Most cars these days are bought on some sort of finance agreement – more than 90% of all private new car sales, and up to half of all private used car sales. That means millions of people in the UK are taking out some form of car finance every year.
But despite the popularity of financing a new or used car, what is still surprising is the lack of preparation that most people put into their car finance decisions. Given that you are taking on thousands of pounds of debt to purchase that vehicle, it is very important that you understand what you are doing and have some plans in place.
Here are a few simple tips that you should follow before you sign your life away on that new or used car.
Understand the types of car finance available to you
Most private buyers will purchase a car on a personal contract purchase (PCP). This article specifically explains how a PCP works. If you can claim VAT on your vehicle, then a lease (contract hire or operating lease) may be worth considering. There are also other types of car finance, like hire purchase, conditional sale and lease purchase.
Each type of finance is different – not just in terms of the monthly payments, but your consumer rights and the terms and conditions of what you need to do to fulfil your side of the contract. Make sure you understand the implications of each type of car finance before you commit to anything so you don’t get caught out later on.
Car manufacturers and dealers will usually push the PCP because it works out best for them, but make sure it is the right solution for your needs.
Many people talk about ‘leasing’ when they really mean a PCP because the products appear similar, which creates confusion. Your rights and responsibilities are quite different in a lease (like personal contract hire) and a purchase product (like a personal contract purchase)
Knowledge is power, so make sure you know what you need rather than taking what a dealer wants you to take.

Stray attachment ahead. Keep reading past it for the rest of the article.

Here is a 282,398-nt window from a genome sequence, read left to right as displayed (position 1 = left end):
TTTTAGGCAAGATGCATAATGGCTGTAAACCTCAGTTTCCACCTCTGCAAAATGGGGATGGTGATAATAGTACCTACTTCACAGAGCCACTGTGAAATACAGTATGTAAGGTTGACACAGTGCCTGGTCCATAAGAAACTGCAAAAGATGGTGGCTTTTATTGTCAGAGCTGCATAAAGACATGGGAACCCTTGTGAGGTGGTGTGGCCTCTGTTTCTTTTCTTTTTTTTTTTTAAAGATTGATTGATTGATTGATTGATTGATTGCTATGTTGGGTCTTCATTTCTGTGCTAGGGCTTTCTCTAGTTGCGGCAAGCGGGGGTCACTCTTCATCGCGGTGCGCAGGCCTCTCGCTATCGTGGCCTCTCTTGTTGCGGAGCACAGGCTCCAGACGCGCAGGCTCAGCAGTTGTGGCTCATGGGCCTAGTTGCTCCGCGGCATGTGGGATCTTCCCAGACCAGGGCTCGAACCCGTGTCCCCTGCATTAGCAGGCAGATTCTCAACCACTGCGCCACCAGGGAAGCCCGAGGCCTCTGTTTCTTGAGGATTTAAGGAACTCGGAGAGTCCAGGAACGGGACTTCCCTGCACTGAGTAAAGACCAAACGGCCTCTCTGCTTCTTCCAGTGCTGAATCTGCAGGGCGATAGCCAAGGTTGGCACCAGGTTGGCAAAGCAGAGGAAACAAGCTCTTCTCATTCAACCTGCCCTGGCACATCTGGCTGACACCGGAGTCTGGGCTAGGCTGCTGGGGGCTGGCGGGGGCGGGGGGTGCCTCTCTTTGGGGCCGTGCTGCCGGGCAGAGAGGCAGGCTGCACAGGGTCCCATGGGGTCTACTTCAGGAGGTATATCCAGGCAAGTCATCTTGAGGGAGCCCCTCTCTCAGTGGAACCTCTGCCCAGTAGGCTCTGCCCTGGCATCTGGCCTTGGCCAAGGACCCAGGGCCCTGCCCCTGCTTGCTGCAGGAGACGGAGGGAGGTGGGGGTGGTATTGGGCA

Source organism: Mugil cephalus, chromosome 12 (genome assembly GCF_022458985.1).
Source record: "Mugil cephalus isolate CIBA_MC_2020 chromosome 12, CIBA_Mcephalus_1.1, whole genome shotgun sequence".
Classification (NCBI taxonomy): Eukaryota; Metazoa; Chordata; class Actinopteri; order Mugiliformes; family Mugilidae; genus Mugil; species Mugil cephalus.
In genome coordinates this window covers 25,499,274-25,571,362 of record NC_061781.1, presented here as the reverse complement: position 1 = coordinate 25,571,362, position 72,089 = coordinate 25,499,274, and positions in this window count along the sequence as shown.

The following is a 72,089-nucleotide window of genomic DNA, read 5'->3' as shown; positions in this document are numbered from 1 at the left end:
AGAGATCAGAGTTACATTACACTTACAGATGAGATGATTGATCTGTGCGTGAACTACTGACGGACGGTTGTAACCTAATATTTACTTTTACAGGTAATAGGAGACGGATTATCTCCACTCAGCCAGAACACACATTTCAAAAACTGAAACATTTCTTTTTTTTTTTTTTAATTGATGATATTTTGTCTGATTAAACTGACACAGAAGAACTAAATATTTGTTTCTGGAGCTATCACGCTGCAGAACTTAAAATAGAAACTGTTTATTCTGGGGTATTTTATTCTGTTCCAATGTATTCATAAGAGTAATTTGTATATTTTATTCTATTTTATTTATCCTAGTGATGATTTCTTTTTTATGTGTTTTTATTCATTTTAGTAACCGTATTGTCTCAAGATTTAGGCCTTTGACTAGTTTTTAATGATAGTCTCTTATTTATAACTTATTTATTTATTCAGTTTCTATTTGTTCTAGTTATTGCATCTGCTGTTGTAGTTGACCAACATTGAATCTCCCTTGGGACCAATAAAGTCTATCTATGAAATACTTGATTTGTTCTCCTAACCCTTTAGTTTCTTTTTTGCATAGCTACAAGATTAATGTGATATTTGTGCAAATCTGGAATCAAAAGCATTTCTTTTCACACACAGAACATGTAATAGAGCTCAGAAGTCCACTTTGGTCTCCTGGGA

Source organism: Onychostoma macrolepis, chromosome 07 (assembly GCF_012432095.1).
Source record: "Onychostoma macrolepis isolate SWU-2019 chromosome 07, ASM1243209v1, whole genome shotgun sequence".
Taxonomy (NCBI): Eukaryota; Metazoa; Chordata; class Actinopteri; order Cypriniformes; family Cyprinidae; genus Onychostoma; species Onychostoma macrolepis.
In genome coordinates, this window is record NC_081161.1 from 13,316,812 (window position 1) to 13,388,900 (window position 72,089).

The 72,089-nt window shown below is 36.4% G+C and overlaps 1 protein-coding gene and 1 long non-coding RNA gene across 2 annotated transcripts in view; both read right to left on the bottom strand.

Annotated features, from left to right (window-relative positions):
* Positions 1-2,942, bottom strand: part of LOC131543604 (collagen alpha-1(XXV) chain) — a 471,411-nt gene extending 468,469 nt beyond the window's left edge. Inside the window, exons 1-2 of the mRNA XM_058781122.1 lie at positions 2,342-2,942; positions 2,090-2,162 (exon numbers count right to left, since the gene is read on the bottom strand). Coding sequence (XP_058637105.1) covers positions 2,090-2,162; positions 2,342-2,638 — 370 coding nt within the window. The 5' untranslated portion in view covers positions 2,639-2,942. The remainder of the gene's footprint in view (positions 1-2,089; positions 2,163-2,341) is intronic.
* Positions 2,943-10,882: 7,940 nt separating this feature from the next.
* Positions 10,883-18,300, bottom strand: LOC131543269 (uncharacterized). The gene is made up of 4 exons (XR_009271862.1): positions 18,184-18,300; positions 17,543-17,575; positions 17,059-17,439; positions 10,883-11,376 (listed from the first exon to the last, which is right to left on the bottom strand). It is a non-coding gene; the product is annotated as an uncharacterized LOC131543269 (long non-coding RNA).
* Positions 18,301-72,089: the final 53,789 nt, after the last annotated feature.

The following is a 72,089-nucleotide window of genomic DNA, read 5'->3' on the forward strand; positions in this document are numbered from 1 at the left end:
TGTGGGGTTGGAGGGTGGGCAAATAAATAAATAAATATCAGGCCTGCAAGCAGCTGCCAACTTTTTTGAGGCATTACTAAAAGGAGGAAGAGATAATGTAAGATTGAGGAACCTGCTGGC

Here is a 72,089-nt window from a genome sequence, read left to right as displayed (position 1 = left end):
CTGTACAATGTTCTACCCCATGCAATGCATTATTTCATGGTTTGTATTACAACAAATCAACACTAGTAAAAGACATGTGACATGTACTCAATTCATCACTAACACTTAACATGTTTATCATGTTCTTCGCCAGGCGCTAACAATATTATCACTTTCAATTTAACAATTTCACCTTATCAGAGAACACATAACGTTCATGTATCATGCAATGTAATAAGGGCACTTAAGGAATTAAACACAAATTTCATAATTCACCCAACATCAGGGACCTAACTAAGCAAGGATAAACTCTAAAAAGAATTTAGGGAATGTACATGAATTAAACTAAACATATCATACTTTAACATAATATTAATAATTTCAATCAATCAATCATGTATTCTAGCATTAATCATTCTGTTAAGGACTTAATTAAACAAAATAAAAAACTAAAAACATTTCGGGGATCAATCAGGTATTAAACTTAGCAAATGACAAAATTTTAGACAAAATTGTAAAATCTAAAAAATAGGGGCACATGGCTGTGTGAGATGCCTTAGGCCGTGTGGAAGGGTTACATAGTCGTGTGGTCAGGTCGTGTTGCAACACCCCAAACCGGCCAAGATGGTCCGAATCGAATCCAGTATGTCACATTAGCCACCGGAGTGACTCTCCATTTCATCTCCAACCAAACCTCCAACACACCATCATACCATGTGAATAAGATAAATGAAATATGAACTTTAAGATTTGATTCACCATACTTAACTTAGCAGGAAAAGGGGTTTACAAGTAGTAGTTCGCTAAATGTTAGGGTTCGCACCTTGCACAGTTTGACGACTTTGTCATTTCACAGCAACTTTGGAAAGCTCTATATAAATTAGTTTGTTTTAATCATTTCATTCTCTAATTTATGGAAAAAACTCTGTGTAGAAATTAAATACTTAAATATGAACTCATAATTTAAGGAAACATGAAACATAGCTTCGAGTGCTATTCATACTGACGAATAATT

Plan for tomorrow, today
Many people get carried away by headline monthly numbers in new car adverts, but you need to understand the overall cost of borrowing and the cashflow implications of different finance options.
For example, a PCP has low monthly payments but a potentially big sting in its tail, whereas a hire purchase has much higher monthly payments but more flexibility and simplicity, and usually costs less overall.
It also means that if you need to change your car before the end of the agreement, you will usually be in a much stronger position with HP finance than PCP finance. With hire purchase, you pay back more of your debt back every month, so your settlement at any point in the agreement will be less.
Many a young person has signed up for a two-seat sports car on a PCP over five years, with a small deposit, only to find that in 18 months’ time, they suddenly have an urgent need for a family estate… Usually, this means they are in a very poor financial position because they didn’t plan ahead (in more ways than one!).
In times of economic uncertainty, it’s even more important that you are not stretching yourself too far in order to buy the car you really want instead of the car you really need. If your circumstances change at any point over the next three to four years (eg – you may be made redundant or have unexpected medical/legal bills), you will need to find a way to keep making your monthly payments.
If you are stretched to your financial limits when times are good, you will quickly get into trouble if you hit a rough patch.
Check your credit score – even if you have a good credit history
Finance companies will check your credit history using one of a few credit agencies, such as Experian, Equifax or CallCredit. Your credit history is a complete record of the finance agreements you currently have and have had in the past, as well as applications for credit that you have made.
Your credit score is not as important as the credit agencies would have you believe, as it is calculated from incomplete information and several assumptions. The credit agencies don’t have any of your employment or salary records, or information about your personal circumstances and living costs. However, it is a reasonable starting point to understand your overall financial position, and it is important to study the details of your credit history.
Don’t assume that the information that they hold on you is 100% accurate. This is important, because it can get your application declined even if you have an impeccable credit score and credit history. I was declined for a simple credit card application (I was switching my credit card from Bank A to Bank B) because Experian had me listed at an address that didn’t actually exist.
Getting this sorted out was a complete pain in the rear (and for the record, the Experian employees were a bunch of complete muppets, acting with complete arrogance and taking zero accountability for the information they carried on me), but was necessary if I wanted to get credit for anything from a credit card to a mortgage.
Once Experian had sorted itself out, my credit score was suddenly ‘excellent’ and the bank that had originally declined me suddenly wanted to offer me more credit…